If you’ve watched the No. 12 Michigan hockey team this season, you’re probably familiar with some of its favorite goal celebrations. Sophomore forward Rutger McGroarty is partial to the dab, and junior forward Dylan Duke has tried out the lasso on occasion.
But goals aren’t the only thing worth celebrating. Last weekend against Minnesota, the Wolverines’ bench continually erupted in reaction to defensive sacrifices. Although less noticeable and less heralded than goals, Michigan’s blocks were a prominent force. Throughout the weekend series, the Wolverines tallied a season-high 36 total blocks — a significant increase from its previous best of 26 set at Massachusetts last month.
“Blocking shots doesn’t just stop the puck from going in the net, but it also boosts the morale on the team,” sophomore defenseman Luca Fantilli said Tuesday. “It gets the boys hyped up. Everybody stands up, starts banging on the bench. It shows that guys are willing to sacrifice their bodies for the team.”
And no one has made that sacrifice quite like Michigan’s captain Jacob Truscott. The senior defenseman has a team-leading 19 blocks on the season. Known for leading by example, Truscott continually puts his body on the line for the benefit of his team. The impact of his leadership is becoming apparent as his teammates start to follow suit.
“Him eating that many shots and blocking those just says something that he’s wearing the C for a reason,” Fantilli said. “We’re trying to follow in his footsteps and block as many shots as we can even though it’s a little scary sometimes.”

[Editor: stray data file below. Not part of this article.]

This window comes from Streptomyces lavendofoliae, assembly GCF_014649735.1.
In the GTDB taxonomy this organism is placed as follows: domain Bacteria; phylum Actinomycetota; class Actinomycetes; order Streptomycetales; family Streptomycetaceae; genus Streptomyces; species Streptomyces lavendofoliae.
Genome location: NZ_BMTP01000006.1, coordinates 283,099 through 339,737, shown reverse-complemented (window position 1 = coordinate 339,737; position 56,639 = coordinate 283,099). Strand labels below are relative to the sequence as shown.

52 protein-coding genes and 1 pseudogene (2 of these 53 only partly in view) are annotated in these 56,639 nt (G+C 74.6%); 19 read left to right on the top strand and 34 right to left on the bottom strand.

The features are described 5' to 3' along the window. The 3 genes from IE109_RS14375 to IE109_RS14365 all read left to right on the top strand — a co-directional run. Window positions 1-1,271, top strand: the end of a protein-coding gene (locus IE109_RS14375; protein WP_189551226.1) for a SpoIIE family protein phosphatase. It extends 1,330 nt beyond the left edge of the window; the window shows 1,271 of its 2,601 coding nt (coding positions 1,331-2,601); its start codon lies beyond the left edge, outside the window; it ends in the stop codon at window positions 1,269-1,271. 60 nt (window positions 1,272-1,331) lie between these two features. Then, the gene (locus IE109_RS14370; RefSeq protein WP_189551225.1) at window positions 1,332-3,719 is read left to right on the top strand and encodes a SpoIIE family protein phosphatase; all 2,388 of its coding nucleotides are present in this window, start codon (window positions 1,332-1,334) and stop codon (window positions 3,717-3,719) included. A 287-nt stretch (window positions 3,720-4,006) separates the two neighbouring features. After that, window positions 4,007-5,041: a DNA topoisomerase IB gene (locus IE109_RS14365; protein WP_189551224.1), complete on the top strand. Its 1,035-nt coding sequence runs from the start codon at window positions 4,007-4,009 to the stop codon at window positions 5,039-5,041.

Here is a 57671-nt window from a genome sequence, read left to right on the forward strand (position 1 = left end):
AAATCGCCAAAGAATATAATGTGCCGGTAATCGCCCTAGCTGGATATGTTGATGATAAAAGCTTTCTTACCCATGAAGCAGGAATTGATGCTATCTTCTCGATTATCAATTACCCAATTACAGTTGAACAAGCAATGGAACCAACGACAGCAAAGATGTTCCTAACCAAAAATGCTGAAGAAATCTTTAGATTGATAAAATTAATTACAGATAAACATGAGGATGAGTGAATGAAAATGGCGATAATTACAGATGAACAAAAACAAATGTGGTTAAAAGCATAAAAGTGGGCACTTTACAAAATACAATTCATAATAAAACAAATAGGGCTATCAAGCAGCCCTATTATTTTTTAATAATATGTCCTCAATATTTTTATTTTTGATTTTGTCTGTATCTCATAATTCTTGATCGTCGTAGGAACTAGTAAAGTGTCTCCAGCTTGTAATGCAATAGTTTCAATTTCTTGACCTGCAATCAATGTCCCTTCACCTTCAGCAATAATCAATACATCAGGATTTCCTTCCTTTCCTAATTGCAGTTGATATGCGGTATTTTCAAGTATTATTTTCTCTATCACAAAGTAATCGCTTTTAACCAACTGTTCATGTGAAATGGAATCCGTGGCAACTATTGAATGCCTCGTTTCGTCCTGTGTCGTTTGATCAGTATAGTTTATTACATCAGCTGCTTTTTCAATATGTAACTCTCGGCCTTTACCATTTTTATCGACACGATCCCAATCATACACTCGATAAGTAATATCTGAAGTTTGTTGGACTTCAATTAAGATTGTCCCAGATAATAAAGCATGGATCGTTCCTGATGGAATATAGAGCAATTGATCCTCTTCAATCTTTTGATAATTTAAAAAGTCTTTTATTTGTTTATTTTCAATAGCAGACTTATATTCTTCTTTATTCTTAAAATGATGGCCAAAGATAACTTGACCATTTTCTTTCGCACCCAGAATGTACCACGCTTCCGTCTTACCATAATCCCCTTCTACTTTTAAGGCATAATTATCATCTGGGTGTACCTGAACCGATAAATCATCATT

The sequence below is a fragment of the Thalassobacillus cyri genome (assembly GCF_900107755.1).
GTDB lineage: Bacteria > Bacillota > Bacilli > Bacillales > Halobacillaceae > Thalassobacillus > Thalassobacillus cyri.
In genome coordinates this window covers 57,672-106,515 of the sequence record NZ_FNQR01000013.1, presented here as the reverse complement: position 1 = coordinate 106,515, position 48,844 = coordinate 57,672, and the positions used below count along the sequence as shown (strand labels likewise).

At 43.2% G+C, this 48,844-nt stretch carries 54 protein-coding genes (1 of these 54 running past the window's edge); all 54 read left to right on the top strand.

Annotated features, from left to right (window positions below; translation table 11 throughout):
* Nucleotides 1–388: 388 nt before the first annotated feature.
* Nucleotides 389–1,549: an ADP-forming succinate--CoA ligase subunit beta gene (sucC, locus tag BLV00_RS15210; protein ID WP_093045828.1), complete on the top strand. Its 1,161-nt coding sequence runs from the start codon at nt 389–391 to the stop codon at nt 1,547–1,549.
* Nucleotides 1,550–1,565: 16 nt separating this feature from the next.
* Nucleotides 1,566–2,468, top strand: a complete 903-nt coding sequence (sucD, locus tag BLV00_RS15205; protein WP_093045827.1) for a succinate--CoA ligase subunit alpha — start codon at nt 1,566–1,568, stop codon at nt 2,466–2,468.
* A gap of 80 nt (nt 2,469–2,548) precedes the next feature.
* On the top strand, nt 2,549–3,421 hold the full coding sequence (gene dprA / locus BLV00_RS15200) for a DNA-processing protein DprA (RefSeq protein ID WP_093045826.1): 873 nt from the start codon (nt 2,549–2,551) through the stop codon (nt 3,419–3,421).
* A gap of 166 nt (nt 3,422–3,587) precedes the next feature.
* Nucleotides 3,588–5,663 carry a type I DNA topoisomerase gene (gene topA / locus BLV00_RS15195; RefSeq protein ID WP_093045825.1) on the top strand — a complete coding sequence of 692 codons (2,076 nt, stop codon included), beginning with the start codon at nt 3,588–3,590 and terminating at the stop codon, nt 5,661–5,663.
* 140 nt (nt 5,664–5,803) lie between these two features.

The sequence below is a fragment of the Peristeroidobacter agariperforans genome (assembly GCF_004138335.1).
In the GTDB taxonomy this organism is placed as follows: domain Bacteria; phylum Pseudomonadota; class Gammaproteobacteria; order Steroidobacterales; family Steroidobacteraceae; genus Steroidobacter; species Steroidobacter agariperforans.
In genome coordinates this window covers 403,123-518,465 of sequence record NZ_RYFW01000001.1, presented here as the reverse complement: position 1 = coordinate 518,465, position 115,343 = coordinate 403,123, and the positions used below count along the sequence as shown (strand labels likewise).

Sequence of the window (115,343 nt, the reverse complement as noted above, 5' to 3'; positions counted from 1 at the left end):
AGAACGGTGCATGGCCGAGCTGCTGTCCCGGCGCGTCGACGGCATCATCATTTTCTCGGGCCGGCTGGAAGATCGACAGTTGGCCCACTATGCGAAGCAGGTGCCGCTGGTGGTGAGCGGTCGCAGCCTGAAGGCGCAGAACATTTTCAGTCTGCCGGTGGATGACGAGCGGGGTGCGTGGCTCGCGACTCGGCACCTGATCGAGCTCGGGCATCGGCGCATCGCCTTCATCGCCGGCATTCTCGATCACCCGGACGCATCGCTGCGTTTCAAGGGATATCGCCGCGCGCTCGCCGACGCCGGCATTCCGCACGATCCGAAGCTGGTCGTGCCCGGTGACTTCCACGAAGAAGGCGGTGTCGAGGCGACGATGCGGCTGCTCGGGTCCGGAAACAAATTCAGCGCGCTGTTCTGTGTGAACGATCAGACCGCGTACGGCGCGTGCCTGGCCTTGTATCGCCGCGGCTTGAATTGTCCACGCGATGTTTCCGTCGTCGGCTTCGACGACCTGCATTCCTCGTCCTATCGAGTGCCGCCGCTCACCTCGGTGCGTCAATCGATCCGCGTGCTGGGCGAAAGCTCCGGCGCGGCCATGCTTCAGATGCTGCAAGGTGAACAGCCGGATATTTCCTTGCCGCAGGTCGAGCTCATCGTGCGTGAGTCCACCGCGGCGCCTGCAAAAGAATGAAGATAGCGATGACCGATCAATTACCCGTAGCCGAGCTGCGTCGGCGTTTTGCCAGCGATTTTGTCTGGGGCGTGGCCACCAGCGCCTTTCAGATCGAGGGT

Against Minnesota, it seemed the Wolverines conquered some of those lingering fears. Truscott continued to bolster his own numbers with four blocks over the weekend. But more importantly, the rest of Michigan’s defensive core stepped up to match his efforts. Each of the five defenseman who played both nights recorded at least four total blocks.
Blocking more shots didn’t necessarily equate to success, though. Thanks to the Wolverines’ 15 blocks on Friday, the Gophers only notched 27 shots on goal compared to Michigan’s 40. But Minnesota managed to work around the Wolverines’ by pushing its way to the netfront, scoring three unanswered goals to win the game. On Saturday, Michigan had to contend with 39 Minnesota shots, but with 21 blocks, it kept itself in the game and won the eventual shootout.
As the Wolverines continued struggling to close out games, Michigan coach Brandon Naurato acknowledged the complexity of the situation but conceded that blocking more shots could help.
“There’s not one thing where like, oh my gosh, we fix this, we’re gonna be great,” Naurato said. “I think we’re doing a lot of good things with the puck, and then we’re hard in certain areas. Even things that we do well early in shifts, when we get a little bit extended it just gets that much harder. So yes, I do think blocking shots will help the third period.”
This weekend will test the Wolverines as they will need another well-rounded defensive effort to counteract Penn State’s 41.36 average shots per game — the highest mark in the Big Ten. If Michigan blocks successfully, it can bring that shots-against count down and alleviate the pressure on graduate goaltender Jake Barczewski.
Not to mention, a timely block can provide a necessary emotional boost throughout a tough stretch of play.
“You want to block a shot, like you want to hear the boys on the bench go crazy,” sophomore forward Gavin Brindley said. “It’s not something you want to move out of the way for. So the more times we get to keep the puck out of Barzo’s area the better.”
Michigan’s offense hasn’t proven it can last a full 60 minutes or produce game-winners that warrant celebration. Maybe that time will come.
But in the meantime, Michigan’s defensive squad can garner celebrations of its own by literally blocking opponents from stealing last minute wins.